Petitions, Overrides and Exceptions

The page covers situations where a student makes an official request for an exception to standard policy.

Course/Class Permission

Course permission policies will vary by unit.  However, possible course permission scenarios are:

  • If a student has prerequisite courses for a course, but the system in not picking up those prerequisites.  

  • If a student has completed the course at a community college, but has not yet submitted his/her transcript to ASU.


Class permission policies will vary by unit.  However, possible class permission scenarios are:

  • If a student does not have a prerequisite needed to enroll in a course, but the instructor has provided approval for the student to enroll in the course

  • A course is full, but the instructor has provided permission for the student to enroll in the course

Keep in mind that course permission is different than class permission.  Course permission will allow the student to enroll in all sections being offered in that term; whereas, class permission will allow enrollment into one specific section.


Best Practices for Course Permission

  • Review the completed courses with the student to determine if he/she has met the prerequisite to take the course

  • If the student has not met the prerequisite, explain that he/she will need to take the prerequisite before taking the course, or that he/she will need to find an alternative course

  • If the prerequisite displays on the student’s record, but the student cannot enroll in the course, provide a course permission override (insert hyperlink) and see if the student can now enroll in the course

  • If the prerequisite does not display on the student’s ASU record, but he/she states that he/she completed the course at another institution, have the student pull up his/her unofficial transcript (or email it to you if unable to do this) to show successful completion of the prerequisites and provide the override (insert hyperlink)


Best Practices for Class Permission

  • Ensure you have proof of permission for the student to enroll in the class

  • Note the section number, term, and instructor

  • If the override is a section full override, ensure adding a student will not exceed the fire code number

  • Provide the Class Permissions override (insert link)

  • Ensure student can successfully enroll in the class


Providing Override for Class/Course Permission

  1. Access Course or Class Permissions in PeopleSoft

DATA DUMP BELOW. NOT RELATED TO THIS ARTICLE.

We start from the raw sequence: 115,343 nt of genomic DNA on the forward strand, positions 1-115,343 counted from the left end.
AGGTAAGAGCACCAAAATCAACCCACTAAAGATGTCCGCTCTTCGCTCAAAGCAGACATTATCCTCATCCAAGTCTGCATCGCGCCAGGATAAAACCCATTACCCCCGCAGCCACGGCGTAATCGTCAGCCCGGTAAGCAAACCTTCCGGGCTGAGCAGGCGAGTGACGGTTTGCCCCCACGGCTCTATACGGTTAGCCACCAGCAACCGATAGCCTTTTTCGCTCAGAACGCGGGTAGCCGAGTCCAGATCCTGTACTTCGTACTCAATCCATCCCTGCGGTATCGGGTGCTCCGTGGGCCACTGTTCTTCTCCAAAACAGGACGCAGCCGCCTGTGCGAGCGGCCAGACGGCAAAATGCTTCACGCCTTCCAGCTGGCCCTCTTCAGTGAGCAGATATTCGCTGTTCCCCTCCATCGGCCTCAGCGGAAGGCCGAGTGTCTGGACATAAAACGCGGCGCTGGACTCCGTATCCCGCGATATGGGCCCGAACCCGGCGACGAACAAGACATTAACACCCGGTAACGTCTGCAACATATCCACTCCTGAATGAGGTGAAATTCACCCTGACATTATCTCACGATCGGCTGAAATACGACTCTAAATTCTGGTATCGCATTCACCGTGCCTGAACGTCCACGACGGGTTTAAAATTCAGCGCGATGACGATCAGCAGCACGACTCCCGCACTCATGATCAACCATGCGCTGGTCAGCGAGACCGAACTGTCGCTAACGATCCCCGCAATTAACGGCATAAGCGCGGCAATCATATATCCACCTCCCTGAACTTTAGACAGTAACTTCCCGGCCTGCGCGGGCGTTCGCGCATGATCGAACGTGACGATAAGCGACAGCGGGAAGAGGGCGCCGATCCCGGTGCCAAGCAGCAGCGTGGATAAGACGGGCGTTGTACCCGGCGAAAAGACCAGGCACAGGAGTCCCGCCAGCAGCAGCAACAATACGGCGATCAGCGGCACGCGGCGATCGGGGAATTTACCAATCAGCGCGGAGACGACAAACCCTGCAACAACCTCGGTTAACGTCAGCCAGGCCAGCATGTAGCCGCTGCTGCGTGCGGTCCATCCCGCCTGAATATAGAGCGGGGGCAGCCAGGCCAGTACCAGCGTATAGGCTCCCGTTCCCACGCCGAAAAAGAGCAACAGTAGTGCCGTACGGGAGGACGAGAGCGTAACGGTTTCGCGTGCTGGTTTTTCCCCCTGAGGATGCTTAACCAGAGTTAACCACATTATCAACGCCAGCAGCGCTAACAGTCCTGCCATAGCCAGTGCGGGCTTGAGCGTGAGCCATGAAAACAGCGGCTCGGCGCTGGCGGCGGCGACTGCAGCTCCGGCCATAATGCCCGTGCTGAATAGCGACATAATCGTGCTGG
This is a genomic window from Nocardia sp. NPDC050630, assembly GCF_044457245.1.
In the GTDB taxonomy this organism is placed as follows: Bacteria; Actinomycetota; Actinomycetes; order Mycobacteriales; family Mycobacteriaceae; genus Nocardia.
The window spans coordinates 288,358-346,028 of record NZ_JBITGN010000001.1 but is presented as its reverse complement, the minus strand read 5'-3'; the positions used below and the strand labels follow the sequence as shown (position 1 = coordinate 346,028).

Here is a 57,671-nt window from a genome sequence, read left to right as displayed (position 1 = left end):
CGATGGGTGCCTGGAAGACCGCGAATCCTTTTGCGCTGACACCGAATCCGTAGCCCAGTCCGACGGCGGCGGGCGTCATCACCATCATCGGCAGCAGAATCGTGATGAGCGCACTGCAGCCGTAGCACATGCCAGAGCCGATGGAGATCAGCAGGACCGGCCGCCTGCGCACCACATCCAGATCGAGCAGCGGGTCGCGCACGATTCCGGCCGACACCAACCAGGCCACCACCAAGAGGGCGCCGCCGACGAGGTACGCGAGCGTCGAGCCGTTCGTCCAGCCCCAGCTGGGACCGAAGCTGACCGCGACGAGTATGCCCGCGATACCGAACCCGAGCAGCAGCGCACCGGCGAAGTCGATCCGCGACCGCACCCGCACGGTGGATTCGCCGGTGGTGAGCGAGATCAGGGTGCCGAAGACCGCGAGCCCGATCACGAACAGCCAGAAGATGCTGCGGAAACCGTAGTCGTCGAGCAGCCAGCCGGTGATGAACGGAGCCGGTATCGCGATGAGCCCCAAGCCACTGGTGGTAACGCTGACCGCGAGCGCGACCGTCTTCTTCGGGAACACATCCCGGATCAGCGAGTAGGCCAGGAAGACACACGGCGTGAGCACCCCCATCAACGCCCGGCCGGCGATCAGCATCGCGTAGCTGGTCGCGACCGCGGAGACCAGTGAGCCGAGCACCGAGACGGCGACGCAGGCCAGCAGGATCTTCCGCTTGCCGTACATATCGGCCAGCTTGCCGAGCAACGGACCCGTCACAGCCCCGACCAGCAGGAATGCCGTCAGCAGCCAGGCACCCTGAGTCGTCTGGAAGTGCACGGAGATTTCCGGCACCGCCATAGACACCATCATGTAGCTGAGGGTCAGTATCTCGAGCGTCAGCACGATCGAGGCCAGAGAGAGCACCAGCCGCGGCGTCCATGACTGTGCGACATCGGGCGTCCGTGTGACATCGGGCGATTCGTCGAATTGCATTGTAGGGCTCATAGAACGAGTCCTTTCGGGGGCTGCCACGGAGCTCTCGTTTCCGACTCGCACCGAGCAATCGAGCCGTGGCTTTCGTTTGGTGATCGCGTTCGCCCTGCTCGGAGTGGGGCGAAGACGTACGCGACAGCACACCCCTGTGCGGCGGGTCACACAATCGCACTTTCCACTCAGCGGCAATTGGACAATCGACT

2. Enter the Term in which you want the override to be placed

  3. Enter the Subject Area for the course (i.e. MAT, PSY, ASB)

  4. Enter the Catalog Nbr for the course (i.e. 251, 230, 100)

  1. Click Search 

  2. If performing a Class Permissions Override, use the arrows in the upper right corner of the screen to find the specific Class No for the section that the student was given permission to enroll in

  3. Once on the correct class, click on the Overrides 2 tab for prerequisite override (Override Time Conflict should never be used)

  1. Click a Plus Icon on the right-hand side if no blank box appears

  2. Enter the student ASU ID# in the blank box and press Enter

  3. The student name will populate; check for accuracy

  4. Click the checkbox in the “Override Requisites” column

  5. Click Save

  6. If needing to provide more than one override, you may click the Return to Search button to complete the process again

  7. Enter PS Notes


Standards Committee Petitions

Content coming soon.

Course Overload Petitions

Typically, students are only able to take up to 18 credit hours per semester or 7 credits in each summer session. Students may petition to register for more credits in a given semester by submitting a Course Overload Petition.

When requesting a course overload, students should first talk to their academic advisor to confirm that the overload is necessary based on a thorough evaluation of their DARS to determine if the overload is even necessary.

Students should have a legitimate academic reason for making the request and be able to describe in detail how they will meet the demands of a heightened workload.

To be considered for an overload, students must meet the following requirements:

  • Complete a full term at ASU before the overload term

  • Be in good academic standing

  • Not be repeating a course during the overload term

  • Be a degree-seeking student

  • Submit the form at least a week prior to the start of the session